Pinoys in US Midwest asked to prepare for 'Sandy'-A A +A
Thursday, November 1, 2012
MANILA -- Some 50,000 Filipinos in the Midwest region of the United States were advised to brace themselves for Hurricane Sandy, as it is expected to pass by the area after devastating several parts of the eastern seaboard.
The Philippine Embassy in Washington made the warning while it monitors Hurricane Sandy's track toward the Midwest. The superstorm is expected to bring heavy rains and strong winds that could affect some 50,000 Filipinos living in the area.
Even as the East Coast struggled to recover after Sandy's onslaught, Philippine Ambassador to the United States Jose Cuisia Jr. said the Philippine Consulate General in Chicago is already in touch with Filipino communities in Michigan, Ohio and Indiana to ensure that they heed the warning about the hurricane.
"The Philippine Consulate General... were urged to ensure that their members steer themselves clear of the storm that has left in its wake more than 50 persons dead and billions of dollar in damage [in the East Coast]," Cuisia said in a statement.
The envoy added that he already advised Consul General Leo Herrera-Lim to alert the Filipino community in the Great Lakes region "to stay indoors and avoid coastal areas due to threats posed by waves that could go as high as 20 feet."
The effects of the storm is now being felt in the area as all cargo shipping activities in Lake Michigan have come to a standstill, Herrera-Lim said.
There are also already reports of flooding in some parts of Ohio.
Meanwhile, Cuisia said the Philippine Embassy in Washington and the Consulate General in New York continue to receive reports and updates on the condition of Filipinos in the areas that were badly hit by the storm.
"We continue to receive reports of Filipinos affected by floodwaters and power outages. Fortunately, there are no reports of any Filipino casualties and we hope it remains that way," the envoy said.
Situation in New York and New Jersey has started to normalize, according to Consul General Mario de Leon, "but many Filipinos are still without electricity and could not be contacted because of downed communication lines."
On Wednesday, de Leon visited affected Filipino neighborhoods in Jersey City, one of the hardest hit areas in New Jersey.
He was accompanied by Councilman Rolando Lavarro, who showed the damage caused by waist-deep floodwaters to homes and vehicles in Country Village where an estimated 2,000 Filipinos reside.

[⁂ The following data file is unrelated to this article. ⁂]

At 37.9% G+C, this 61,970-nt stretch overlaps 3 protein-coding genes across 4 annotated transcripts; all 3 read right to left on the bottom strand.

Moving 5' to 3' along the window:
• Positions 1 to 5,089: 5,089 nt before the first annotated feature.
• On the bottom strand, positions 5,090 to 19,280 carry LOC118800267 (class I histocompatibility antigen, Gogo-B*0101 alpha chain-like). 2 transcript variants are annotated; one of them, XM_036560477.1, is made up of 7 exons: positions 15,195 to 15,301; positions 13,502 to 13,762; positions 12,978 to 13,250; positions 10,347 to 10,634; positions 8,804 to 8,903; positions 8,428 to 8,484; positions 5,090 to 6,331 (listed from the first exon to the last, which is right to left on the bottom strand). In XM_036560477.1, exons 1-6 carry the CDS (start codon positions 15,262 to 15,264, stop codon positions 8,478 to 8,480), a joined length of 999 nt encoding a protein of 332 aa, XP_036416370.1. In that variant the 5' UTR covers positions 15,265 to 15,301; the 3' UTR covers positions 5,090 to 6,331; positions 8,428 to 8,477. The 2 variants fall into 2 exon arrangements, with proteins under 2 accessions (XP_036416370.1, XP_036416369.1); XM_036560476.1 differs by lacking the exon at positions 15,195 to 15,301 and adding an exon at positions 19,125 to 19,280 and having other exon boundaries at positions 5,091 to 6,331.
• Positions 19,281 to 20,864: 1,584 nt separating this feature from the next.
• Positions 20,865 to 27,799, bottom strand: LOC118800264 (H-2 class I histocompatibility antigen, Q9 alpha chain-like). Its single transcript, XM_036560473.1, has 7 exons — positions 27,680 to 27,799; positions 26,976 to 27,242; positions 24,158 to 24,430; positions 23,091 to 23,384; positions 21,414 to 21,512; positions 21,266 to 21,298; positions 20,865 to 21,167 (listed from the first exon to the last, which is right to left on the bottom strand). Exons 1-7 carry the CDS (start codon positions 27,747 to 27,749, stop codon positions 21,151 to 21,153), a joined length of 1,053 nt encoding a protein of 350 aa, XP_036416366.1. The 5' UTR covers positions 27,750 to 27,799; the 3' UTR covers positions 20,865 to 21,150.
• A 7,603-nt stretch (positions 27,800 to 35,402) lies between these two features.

De Leon said the consulate has received reports from Filipino community leaders that the homes of some of the estimated 20,000 Filipinos in the South Jersey and Cherry Hills areas sustained some damage from the storm.
Additional reports received by the consulate also indicate more damage to the homes, property and vehicles of Filipinos in Suffolk County in Long Island, which is one of the hardest hit areas in New York.
At least two Filipino families were also reported to have completely lost their homes in Staten Island, which was also hard-hit by the storm.
De Leon, at the same time, called on members of the Filipino community to reach out to each other in the spirit of bayanihan (cooperative undertaking) to help them cope in the aftermath of the disaster.
"We would like to call on the innate concern of Filipinos for their kapitbahay or kababayan and help each other in making it through this ordeal," he said.
According to him, Filipinos can help by checking on the conditions of not only their fellow Filipinos but also of others by sharing food, water and other necessities to help alleviate their immediate concerns.
"We should share power sources in our homes if we have electricity so that those in dire need can charge their mobile devices and allow them to communicate with relatives and friends here in the US and in the Philippines,” he said.
He urged community members to inform the consulate general of their concerns so that this could be relayed to authorities for appropriate assistance. (CVB/Sunnex)